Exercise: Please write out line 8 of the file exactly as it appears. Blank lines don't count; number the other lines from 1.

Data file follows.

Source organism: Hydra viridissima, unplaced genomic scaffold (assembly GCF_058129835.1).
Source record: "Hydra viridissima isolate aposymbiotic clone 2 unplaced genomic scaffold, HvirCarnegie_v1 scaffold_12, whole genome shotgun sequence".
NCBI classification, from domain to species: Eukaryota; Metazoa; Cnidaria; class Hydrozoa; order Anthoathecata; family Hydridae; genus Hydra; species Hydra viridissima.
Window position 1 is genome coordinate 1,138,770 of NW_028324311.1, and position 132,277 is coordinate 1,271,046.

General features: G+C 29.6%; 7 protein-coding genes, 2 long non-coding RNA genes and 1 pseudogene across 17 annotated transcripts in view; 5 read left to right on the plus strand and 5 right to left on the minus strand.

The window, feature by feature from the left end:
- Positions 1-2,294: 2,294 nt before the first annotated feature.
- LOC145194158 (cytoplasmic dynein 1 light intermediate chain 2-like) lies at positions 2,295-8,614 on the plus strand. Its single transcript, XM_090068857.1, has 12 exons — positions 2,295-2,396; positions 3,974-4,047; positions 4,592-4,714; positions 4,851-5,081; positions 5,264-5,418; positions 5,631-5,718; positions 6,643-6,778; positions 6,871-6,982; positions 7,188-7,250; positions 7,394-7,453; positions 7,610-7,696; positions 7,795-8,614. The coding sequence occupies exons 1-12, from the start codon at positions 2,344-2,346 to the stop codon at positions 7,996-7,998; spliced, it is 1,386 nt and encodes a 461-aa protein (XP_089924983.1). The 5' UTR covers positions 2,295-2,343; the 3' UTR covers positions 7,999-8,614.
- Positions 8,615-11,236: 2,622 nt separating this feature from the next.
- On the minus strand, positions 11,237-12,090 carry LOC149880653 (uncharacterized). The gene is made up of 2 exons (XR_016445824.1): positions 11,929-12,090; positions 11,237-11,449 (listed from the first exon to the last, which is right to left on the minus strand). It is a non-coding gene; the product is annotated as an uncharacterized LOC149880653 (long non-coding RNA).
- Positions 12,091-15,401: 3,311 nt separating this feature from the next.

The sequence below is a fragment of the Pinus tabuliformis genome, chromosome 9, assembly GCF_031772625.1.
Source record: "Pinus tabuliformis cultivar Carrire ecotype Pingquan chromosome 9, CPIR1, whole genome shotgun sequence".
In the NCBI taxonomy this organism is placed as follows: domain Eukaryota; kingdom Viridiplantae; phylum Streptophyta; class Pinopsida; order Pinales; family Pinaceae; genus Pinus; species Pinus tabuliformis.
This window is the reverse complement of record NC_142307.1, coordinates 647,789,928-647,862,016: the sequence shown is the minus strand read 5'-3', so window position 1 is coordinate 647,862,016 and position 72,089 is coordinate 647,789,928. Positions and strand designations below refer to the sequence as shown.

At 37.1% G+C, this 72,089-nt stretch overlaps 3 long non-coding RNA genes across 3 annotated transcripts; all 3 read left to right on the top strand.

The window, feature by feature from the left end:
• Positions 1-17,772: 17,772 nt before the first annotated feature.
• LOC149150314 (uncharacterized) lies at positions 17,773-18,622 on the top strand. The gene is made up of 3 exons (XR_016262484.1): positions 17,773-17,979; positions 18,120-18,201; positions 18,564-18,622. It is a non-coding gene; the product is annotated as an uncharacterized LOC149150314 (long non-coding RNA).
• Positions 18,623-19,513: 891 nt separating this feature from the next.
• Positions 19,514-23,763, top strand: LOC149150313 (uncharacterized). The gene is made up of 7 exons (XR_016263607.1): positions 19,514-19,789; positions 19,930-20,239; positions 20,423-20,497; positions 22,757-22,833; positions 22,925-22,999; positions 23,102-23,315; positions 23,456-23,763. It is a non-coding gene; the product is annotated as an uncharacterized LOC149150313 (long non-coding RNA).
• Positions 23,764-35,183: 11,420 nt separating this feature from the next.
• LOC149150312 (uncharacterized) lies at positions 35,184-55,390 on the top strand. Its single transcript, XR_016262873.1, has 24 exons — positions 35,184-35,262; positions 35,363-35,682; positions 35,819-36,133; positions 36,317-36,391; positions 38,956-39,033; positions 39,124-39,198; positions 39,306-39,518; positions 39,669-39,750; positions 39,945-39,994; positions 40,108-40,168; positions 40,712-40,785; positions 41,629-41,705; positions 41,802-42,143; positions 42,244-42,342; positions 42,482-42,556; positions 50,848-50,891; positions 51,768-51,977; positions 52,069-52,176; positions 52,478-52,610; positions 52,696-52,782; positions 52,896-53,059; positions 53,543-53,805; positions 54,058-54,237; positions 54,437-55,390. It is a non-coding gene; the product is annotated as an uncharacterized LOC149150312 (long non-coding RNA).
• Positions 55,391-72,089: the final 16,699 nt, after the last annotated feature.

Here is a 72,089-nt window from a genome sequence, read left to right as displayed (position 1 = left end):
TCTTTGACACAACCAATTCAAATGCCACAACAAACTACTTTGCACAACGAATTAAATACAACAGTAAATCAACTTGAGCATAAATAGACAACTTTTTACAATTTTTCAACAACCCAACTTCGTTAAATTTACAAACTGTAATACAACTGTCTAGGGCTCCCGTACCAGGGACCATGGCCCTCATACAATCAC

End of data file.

- LOC145194158 (cytoplasmic dynein 1 light intermediate chain 2-like) lies at positions 2,295-8,614 on the plus strand. Its single transcript, XM_090068857.1, has 12 exons — positions 2,295-2,396; positions 3,974-4,047; positions 4,592-4,714; positions 4,851-5,081; positions 5,264-5,418; positions 5,631-5,718; positions 6,643-6,778; positions 6,871-6,982; positions 7,188-7,250; positions 7,394-7,453; positions 7,610-7,696; positions 7,795-8,614. The coding sequence occupies exons 1-12, from the start codon at positions 2,344-2,346 to the stop codon at positions 7,996-7,998; spliced, it is 1,386 nt and encodes a 461-aa protein (XP_089924983.1). The 5' UTR covers positions 2,295-2,343; the 3' UTR covers positions 7,999-8,614.